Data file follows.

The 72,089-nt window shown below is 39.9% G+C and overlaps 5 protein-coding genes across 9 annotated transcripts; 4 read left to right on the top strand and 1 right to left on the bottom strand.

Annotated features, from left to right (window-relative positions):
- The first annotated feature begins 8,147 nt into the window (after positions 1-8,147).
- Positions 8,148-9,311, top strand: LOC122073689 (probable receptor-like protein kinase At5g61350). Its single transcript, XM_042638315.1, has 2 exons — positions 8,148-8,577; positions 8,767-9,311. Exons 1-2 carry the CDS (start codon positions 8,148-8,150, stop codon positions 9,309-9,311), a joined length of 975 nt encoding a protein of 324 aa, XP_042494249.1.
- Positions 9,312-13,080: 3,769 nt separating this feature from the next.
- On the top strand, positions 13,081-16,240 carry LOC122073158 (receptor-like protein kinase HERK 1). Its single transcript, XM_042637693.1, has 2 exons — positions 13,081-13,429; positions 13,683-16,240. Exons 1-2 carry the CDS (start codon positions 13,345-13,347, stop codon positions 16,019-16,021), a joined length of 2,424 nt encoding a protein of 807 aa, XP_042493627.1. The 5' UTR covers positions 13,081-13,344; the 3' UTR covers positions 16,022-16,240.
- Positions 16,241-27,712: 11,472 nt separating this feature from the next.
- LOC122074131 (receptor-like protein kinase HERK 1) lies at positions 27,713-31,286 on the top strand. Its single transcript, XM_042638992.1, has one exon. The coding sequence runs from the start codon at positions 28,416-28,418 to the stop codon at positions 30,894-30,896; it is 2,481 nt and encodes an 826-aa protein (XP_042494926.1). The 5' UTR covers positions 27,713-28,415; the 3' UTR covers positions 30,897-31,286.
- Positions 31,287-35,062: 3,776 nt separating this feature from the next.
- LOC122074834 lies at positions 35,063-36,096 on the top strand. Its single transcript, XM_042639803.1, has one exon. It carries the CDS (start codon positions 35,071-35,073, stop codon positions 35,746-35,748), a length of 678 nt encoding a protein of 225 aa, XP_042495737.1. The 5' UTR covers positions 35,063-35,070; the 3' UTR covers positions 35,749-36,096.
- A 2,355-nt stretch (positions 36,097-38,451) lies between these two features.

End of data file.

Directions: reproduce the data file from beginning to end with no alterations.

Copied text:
The 72,089-nt window shown below is 39.9% G+C and overlaps 5 protein-coding genes across 9 annotated transcripts; 4 read left to right on the top strand and 1 right to left on the bottom strand.

Annotated features, from left to right (window-relative positions):
- The first annotated feature begins 8,147 nt into the window (after positions 1-8,147).
- Positions 8,148-9,311, top strand: LOC122073689 (probable receptor-like protein kinase At5g61350). Its single transcript, XM_042638315.1, has 2 exons — positions 8,148-8,577; positions 8,767-9,311. Exons 1-2 carry the CDS (start codon positions 8,148-8,150, stop codon positions 9,309-9,311), a joined length of 975 nt encoding a protein of 324 aa, XP_042494249.1.
- Positions 9,312-13,080: 3,769 nt separating this feature from the next.
- On the top strand, positions 13,081-16,240 carry LOC122073158 (receptor-like protein kinase HERK 1). Its single transcript, XM_042637693.1, has 2 exons — positions 13,081-13,429; positions 13,683-16,240. Exons 1-2 carry the CDS (start codon positions 13,345-13,347, stop codon positions 16,019-16,021), a joined length of 2,424 nt encoding a protein of 807 aa, XP_042493627.1. The 5' UTR covers positions 13,081-13,344; the 3' UTR covers positions 16,022-16,240.
- Positions 16,241-27,712: 11,472 nt separating this feature from the next.
- LOC122074131 (receptor-like protein kinase HERK 1) lies at positions 27,713-31,286 on the top strand. Its single transcript, XM_042638992.1, has one exon. The coding sequence runs from the start codon at positions 28,416-28,418 to the stop codon at positions 30,894-30,896; it is 2,481 nt and encodes an 826-aa protein (XP_042494926.1). The 5' UTR covers positions 27,713-28,415; the 3' UTR covers positions 30,897-31,286.
- Positions 31,287-35,062: 3,776 nt separating this feature from the next.
- LOC122074834 lies at positions 35,063-36,096 on the top strand. Its single transcript, XM_042639803.1, has one exon. It carries the CDS (start codon positions 35,071-35,073, stop codon positions 35,746-35,748), a length of 678 nt encoding a protein of 225 aa, XP_042495737.1. The 5' UTR covers positions 35,063-35,070; the 3' UTR covers positions 35,749-36,096.
- A 2,355-nt stretch (positions 36,097-38,451) lies between these two features.